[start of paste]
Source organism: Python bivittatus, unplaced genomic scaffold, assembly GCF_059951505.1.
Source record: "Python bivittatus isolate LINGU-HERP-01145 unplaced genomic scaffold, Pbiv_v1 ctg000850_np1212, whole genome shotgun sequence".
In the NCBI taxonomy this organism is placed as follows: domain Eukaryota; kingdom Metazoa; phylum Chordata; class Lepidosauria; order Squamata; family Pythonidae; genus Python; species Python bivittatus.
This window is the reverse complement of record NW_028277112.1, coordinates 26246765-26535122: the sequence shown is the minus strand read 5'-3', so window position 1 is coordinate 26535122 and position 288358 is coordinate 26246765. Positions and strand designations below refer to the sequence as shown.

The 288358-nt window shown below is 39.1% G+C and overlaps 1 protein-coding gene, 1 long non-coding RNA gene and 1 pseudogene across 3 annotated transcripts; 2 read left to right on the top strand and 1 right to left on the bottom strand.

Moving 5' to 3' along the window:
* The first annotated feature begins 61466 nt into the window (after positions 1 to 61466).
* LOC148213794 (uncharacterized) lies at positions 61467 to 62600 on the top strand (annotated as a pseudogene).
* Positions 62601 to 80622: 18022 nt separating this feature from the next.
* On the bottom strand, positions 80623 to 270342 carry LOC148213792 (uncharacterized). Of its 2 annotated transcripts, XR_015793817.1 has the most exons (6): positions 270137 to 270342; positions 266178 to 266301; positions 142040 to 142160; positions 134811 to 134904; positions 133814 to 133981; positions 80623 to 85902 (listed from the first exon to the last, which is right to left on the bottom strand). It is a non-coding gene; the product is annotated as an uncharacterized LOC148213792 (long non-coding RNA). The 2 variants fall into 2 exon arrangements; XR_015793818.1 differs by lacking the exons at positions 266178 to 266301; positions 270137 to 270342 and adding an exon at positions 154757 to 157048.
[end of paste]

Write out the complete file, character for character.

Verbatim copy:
Source organism: Python bivittatus, unplaced genomic scaffold, assembly GCF_059951505.1.
Source record: "Python bivittatus isolate LINGU-HERP-01145 unplaced genomic scaffold, Pbiv_v1 ctg000850_np1212, whole genome shotgun sequence".
In the NCBI taxonomy this organism is placed as follows: domain Eukaryota; kingdom Metazoa; phylum Chordata; class Lepidosauria; order Squamata; family Pythonidae; genus Python; species Python bivittatus.
This window is the reverse complement of record NW_028277112.1, coordinates 26246765-26535122: the sequence shown is the minus strand read 5'-3', so window position 1 is coordinate 26535122 and position 288358 is coordinate 26246765. Positions and strand designations below refer to the sequence as shown.

The 288358-nt window shown below is 39.1% G+C and overlaps 1 protein-coding gene, 1 long non-coding RNA gene and 1 pseudogene across 3 annotated transcripts; 2 read left to right on the top strand and 1 right to left on the bottom strand.

Moving 5' to 3' along the window:
* The first annotated feature begins 61466 nt into the window (after positions 1 to 61466).
* LOC148213794 (uncharacterized) lies at positions 61467 to 62600 on the top strand (annotated as a pseudogene).
* Positions 62601 to 80622: 18022 nt separating this feature from the next.
* On the bottom strand, positions 80623 to 270342 carry LOC148213792 (uncharacterized). Of its 2 annotated transcripts, XR_015793817.1 has the most exons (6): positions 270137 to 270342; positions 266178 to 266301; positions 142040 to 142160; positions 134811 to 134904; positions 133814 to 133981; positions 80623 to 85902 (listed from the first exon to the last, which is right to left on the bottom strand). It is a non-coding gene; the product is annotated as an uncharacterized LOC148213792 (long non-coding RNA). The 2 variants fall into 2 exon arrangements; XR_015793818.1 differs by lacking the exons at positions 266178 to 266301; positions 270137 to 270342 and adding an exon at positions 154757 to 157048.